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Review: Houdini Mansions – House of Cake

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Houdini Mansions - House of Cake

The House of Cake is in effect, y’all! Houdini Mansions’ first plunge as a label is a sprawling, 15 track effort featuring 24 artists cobbled together into a package that is dense, foreboding, and sinister.

Strings, chimes and swells greet you warmly at first (provided by Qualchan), but this initial burst of lightness is pushed down into droning, Foley sounds featuring the narrator of our story.

The story is brooding. It is spooky. It was perfect Halloween music for my daily commute, and just as Halloween provides the illusion of fear, you get the sense as the story develops and evolves that this is perhaps a story of in innocence.

There may not be some grand metaphor for the House of Cake. There may not be cannibalism or other dastardly things. This may very well be a simple bakery. This abstraction of what is really taking place is a great narrative tool.

Houdini Mansions - House of Cake Tape

The story plays like an old radio play, albeit in abbreviated form as vocals and narration are sparse and often serve as clues to the overarching theme.

The music is the feature here, and while 24 artists are a large amount, there is a coherence and a cohesion to this release. Tracks ebb and flow in a drone type fashion, with old time television advertisements and vocals highlighting songs like “The Craving”, featuring Petridisch, Garrett Vandenberg, and Cryostasium. Tracks like this are the norm as sounds slowly evolve and enter your periphery.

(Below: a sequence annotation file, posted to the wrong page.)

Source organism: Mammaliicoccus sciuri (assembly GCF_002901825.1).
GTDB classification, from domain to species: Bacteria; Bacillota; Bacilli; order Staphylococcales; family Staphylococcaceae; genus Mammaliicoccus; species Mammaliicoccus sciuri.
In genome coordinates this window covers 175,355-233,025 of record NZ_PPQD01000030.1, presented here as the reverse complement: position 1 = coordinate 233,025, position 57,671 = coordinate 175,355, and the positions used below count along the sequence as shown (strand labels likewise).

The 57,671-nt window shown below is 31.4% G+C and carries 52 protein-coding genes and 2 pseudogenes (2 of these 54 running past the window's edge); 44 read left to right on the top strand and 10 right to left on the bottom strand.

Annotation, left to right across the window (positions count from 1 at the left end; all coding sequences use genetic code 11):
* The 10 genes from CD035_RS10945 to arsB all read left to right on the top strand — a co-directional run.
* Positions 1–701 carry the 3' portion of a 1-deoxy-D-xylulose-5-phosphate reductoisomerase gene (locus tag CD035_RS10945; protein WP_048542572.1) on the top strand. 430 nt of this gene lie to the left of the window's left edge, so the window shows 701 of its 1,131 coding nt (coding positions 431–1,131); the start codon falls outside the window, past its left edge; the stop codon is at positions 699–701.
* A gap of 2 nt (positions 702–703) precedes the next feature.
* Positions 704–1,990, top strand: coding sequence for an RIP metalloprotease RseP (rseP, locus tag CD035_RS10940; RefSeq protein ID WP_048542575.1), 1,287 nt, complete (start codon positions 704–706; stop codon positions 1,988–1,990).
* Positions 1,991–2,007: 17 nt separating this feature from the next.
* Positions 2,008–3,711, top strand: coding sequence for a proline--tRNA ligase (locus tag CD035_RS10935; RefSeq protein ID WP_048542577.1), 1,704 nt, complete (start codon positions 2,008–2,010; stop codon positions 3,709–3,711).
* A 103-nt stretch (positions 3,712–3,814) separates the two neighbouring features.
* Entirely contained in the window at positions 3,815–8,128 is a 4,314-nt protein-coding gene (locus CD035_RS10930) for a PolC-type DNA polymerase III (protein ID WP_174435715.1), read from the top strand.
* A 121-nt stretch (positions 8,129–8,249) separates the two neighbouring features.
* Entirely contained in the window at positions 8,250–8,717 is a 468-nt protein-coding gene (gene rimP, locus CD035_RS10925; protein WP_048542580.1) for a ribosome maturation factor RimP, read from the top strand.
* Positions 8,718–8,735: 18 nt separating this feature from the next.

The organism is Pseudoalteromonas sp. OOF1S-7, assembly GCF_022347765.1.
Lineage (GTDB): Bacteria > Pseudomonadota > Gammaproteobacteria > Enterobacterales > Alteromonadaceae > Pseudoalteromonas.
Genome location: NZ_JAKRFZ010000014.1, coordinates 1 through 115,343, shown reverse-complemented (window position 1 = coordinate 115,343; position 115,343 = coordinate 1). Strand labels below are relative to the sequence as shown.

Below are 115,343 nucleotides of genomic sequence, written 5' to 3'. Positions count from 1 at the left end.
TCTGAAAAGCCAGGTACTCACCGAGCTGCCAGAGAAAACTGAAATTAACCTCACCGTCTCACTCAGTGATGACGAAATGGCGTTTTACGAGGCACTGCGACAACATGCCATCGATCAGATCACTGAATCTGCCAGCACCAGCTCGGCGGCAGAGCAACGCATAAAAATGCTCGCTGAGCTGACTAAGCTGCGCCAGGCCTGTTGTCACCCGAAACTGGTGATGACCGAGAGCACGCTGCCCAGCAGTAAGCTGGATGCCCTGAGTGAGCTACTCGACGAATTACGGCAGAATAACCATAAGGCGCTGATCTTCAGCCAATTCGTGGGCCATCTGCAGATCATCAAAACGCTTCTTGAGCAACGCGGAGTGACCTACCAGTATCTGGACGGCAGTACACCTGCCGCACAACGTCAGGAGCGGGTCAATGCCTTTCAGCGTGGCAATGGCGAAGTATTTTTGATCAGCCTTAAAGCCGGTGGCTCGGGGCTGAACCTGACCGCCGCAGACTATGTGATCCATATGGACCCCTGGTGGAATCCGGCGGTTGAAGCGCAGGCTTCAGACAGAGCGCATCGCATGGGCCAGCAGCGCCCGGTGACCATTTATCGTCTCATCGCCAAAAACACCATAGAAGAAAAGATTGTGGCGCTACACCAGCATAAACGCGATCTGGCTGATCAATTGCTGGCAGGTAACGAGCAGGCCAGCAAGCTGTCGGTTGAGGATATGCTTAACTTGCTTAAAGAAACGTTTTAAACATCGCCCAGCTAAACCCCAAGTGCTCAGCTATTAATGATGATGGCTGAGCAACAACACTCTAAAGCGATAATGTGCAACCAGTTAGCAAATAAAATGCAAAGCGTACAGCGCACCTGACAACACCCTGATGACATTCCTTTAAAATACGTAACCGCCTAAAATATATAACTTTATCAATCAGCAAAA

There are tracks that jump out though, from the almost Ween inspired indie pop of “The Sugar Boys” with The Lower Depths and Graytron Sonic, and the “Prince of Pineapples” by Michael Depp and Zombye Mastermynd is the closest a 2018 drone-featured album will get to Timbaland style club anthem. A song like “Preheat Blue (Fever of Love”) is an inspired vapor-synth styled opening to some 80s action film drenched in neon.

And that’s not to highlight these more song oriented tracks, but to show how each track highlight the disparate elements of each artist involved and that as a whole, this album is very much the sum of its parts — deftly arranged and manipulated.

The House of Cake is a sprawling, sometimes silly, often times sinister work whose coherence within these differences makes for a compelling listen. Definitely worth your time.


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